alexa Nursing Clinical Instructor Needs Assessment
ISSN: 2167-1168

Journal of Nursing & Care
Open Access

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Research Article

Nursing Clinical Instructor Needs Assessment

Donna M. Glynn*
Assistant Professor of Practice, Simmons College, School of Nursing and Health Sciences, USA
Corresponding Author : Donna M. Glynn, PhD, RN, ANP-BC
Assistant Professor of Practice, Simmons College
School of Nursing and Health Sciences, Boston, MA USA
Tel: 617-521-2522
E-mail: [email protected]
Received April 08, 2014; Accepted May 27, 2014; Published May 30, 2014
Citation: Glynn DM (2014) Nursing Clinical Instructor Needs Assessment. J Nurs Care 3:168. doi:10.4172/2167-1168.1000168
Copyright: © 2014 Glynn DM. This is an open-access article distributed under the terms of the Creative Commons Attribution License, which permits unrestricted use, distribution, and reproduction in any medium, provided the original author and source are credited.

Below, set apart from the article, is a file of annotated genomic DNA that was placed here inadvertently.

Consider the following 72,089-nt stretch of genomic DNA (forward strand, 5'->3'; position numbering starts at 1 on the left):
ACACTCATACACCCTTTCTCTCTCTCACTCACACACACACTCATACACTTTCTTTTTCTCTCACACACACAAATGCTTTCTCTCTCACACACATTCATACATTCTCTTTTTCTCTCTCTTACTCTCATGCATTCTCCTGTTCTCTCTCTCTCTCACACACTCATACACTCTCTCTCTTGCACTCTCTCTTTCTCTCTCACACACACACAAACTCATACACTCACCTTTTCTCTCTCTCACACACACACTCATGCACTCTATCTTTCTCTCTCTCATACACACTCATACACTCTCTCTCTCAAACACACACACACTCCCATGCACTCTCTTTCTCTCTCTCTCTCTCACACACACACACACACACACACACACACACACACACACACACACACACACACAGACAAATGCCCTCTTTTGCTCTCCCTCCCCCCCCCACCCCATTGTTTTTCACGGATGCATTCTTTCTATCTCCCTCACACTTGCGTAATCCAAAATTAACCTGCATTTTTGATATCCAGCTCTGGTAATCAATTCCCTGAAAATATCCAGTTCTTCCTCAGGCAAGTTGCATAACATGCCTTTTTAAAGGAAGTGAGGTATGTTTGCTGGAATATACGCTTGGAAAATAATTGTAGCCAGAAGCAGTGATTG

Introduction: To date there is limited research related to the perceived learning needs of adjunct clinical nursing instructors and the development of an effective clinical instructor certificate program. The purpose of this study is to identify the perceived learning needs of clinical instructors teaching in a variety of clinical settings. Methods: A qualitative survey is designed and administered to 230 adjunct clinical instructors at a small urban college in the Northeast using an Internet-based survey. The central aim of the survey is to identify the level of support for a formal orientation program and the "Nurse of the Future Core Competencies" that are of most value. Results: 80% of respondents reported that a structured orientation program would be of value. Legal and ethical issues, reflective practice and informatics were identified as priority topics to be incorporated into the program. The study also identified concerns related to aging clinical nursing faculty and the institutional support necessary to foster the development of clinical nursing instructors. Conclusion: As critical stakeholders in the development of nursing students, this study supports the need for a structured orientation program in order to improve nursing clinical education and retain qualified nursing clinical faculty members. The information gained from this study could serve as a basis for a future structured orientation program that may result in a successful model of well-prepared clinical faculty.


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